Today we’ll look at Tapestry, Inc. (NYSE:TPR) and reflect on its potential as an investment. Specifically, we’ll consider its Return On Capital Employed (ROCE), since that will give us an insight into how efficiently the business can generate profits from the capital it requires.
First of all, we’ll work out how to calculate ROCE. Second, we’ll look at its ROCE compared to similar companies. And finally, we’ll look at how its current liabilities are impacting its ROCE.
What is Return On Capital Employed (ROCE)?
ROCE is a measure of a company’s yearly pre-tax profit (its return), relative to the capital employed in the business. All else being equal, a better business will have a higher ROCE. In brief, it is a useful tool, but it is not without drawbacks. Renowned investment researcher Michael Mauboussin has suggested that a high ROCE can indicate that ‘one dollar invested in the company generates value of more than one dollar’.
How Do You Calculate Return On Capital Employed?
Analysts use this formula to calculate return on capital employed:
Return on Capital Employed = Earnings Before Interest and Tax (EBIT) ÷ (Total Assets – Current Liabilities)
Or for Tapestry:
0.16 = US$909m ÷ (US$6.7b – US$899m) (Based on the trailing twelve months to September 2018.)
So, Tapestry has an ROCE of 16%.
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Does Tapestry Have A Good ROCE?
ROCE is commonly used for comparing the performance of similar businesses. It appears that Tapestry’s ROCE is fairly close to the Luxury industry average of 14%. Separate from Tapestry’s performance relative to its industry, its ROCE in absolute terms looks satisfactory, and it may be worth researching in more depth.
When considering ROCE, bear in mind that it reflects the past and does not necessarily predict the future. ROCE can be misleading for companies in cyclical industries, with returns looking impressive during the boom times, but very weak during the busts. ROCE is, after all, simply a snap shot of a single year. What happens in the future is pretty important for investors, so we have prepared a free report on analyst forecasts for Tapestry.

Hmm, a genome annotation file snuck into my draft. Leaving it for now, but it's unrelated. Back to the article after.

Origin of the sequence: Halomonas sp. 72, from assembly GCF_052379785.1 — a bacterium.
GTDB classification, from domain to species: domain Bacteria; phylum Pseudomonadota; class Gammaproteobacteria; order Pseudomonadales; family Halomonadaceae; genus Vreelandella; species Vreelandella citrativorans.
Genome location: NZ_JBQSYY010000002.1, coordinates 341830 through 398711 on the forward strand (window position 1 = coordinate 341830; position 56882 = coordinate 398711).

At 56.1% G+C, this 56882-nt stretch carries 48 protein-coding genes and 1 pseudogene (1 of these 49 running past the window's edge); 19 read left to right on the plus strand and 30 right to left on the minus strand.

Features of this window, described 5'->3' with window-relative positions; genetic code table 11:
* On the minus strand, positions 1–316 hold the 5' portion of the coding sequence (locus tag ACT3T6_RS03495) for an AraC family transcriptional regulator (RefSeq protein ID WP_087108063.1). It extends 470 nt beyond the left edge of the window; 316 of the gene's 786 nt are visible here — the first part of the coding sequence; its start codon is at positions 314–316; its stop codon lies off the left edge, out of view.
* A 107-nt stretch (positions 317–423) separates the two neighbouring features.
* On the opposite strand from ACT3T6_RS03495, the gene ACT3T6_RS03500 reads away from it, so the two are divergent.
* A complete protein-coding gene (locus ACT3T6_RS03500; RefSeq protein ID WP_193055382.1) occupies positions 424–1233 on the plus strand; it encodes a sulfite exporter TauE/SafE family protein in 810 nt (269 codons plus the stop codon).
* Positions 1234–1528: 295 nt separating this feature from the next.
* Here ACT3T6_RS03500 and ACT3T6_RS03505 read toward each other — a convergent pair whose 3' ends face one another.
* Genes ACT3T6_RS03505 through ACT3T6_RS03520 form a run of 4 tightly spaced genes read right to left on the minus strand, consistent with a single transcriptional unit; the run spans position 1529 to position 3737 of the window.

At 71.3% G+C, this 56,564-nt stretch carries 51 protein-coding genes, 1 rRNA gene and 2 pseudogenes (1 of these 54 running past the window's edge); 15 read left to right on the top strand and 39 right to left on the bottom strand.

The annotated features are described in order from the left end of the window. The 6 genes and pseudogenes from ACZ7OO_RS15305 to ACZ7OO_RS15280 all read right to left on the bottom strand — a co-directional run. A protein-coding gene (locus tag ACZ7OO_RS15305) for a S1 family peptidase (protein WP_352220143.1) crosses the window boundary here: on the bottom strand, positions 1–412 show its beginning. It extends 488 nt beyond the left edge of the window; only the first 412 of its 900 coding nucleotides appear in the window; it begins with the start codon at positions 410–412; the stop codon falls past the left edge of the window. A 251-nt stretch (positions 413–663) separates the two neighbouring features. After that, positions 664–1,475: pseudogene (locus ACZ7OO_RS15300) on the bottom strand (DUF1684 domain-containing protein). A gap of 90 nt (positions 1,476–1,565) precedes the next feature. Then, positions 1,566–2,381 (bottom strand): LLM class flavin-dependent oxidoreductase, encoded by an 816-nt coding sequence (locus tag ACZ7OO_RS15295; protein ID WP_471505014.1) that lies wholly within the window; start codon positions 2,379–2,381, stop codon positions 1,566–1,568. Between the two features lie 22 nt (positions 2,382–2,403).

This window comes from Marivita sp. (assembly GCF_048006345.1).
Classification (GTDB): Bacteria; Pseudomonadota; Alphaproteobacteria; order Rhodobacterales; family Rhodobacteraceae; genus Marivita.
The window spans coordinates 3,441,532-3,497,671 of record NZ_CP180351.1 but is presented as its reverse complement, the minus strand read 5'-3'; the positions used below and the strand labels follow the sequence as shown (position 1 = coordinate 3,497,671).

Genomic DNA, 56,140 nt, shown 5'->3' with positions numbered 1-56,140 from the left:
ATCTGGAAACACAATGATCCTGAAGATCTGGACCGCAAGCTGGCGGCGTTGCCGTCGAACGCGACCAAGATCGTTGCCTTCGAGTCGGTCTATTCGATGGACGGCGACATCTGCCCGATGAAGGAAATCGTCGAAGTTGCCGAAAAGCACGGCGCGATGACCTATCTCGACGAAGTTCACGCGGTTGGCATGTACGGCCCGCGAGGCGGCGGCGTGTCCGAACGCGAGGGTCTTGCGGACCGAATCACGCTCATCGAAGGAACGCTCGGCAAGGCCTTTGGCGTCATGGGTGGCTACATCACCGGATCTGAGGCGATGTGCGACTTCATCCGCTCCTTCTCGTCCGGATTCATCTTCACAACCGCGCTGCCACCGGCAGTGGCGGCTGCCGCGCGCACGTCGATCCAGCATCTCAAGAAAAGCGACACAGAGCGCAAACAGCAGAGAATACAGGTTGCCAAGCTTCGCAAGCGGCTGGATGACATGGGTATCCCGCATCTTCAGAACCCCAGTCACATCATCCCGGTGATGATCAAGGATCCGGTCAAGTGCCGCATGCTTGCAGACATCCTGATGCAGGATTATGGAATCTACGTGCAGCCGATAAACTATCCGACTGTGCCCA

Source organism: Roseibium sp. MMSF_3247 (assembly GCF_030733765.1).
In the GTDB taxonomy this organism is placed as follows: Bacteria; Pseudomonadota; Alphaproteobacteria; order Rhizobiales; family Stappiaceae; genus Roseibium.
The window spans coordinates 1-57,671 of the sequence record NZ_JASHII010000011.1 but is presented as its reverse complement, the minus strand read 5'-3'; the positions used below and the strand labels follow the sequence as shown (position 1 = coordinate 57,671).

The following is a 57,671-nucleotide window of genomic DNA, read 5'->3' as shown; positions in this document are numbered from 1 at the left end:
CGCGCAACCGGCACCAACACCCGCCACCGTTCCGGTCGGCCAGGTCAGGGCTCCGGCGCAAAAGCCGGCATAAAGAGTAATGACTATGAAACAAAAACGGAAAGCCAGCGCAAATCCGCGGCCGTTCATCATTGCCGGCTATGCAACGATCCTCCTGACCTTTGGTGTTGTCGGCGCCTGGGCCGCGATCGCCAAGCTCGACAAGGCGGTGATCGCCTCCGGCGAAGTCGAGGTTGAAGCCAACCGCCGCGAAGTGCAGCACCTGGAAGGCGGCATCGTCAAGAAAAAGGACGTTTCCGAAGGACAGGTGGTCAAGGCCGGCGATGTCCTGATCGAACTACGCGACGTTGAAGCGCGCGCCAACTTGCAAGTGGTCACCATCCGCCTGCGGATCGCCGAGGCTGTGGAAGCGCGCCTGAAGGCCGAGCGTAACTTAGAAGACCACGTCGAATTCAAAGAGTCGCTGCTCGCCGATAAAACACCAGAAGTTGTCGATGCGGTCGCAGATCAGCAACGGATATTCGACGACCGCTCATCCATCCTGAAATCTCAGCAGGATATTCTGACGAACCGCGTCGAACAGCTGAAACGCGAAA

Do Tapestry’s Current Liabilities Skew Its ROCE?
Liabilities, such as supplier bills and bank overdrafts, are referred to as current liabilities if they need to be paid within 12 months. Due to the way the ROCE equation works, having large bills due in the near term can make it look as though a company has less capital employed, and thus a higher ROCE than usual. To counteract this, we check if a company has high current liabilities, relative to its total assets.
Tapestry has total assets of US$6.7b and current liabilities of US$899m. Therefore its current liabilities are equivalent to approximately 13% of its total assets. Low current liabilities are not boosting the ROCE too much.
What We Can Learn From Tapestry’s ROCE
This is good to see, and with a sound ROCE, Tapestry could be worth a closer look. Of course, you might find a fantastic investment by looking at a few good candidates. So take a peek at this free list of companies with modest (or no) debt, trading on a P/E below 20.
I will like Tapestry better if I see some big insider buys. While we wait, check out this free list of growing companies with considerable, recent, insider buying.
To help readers see past the short term volatility of the financial market, we aim to bring you a long-term focused research analysis purely driven by fundamental data. Note that our analysis does not factor in the latest price-sensitive company announcements.
The author is an independent contributor and at the time of publication had no position in the stocks mentioned. For errors that warrant correction please contact the editor at email@example.com.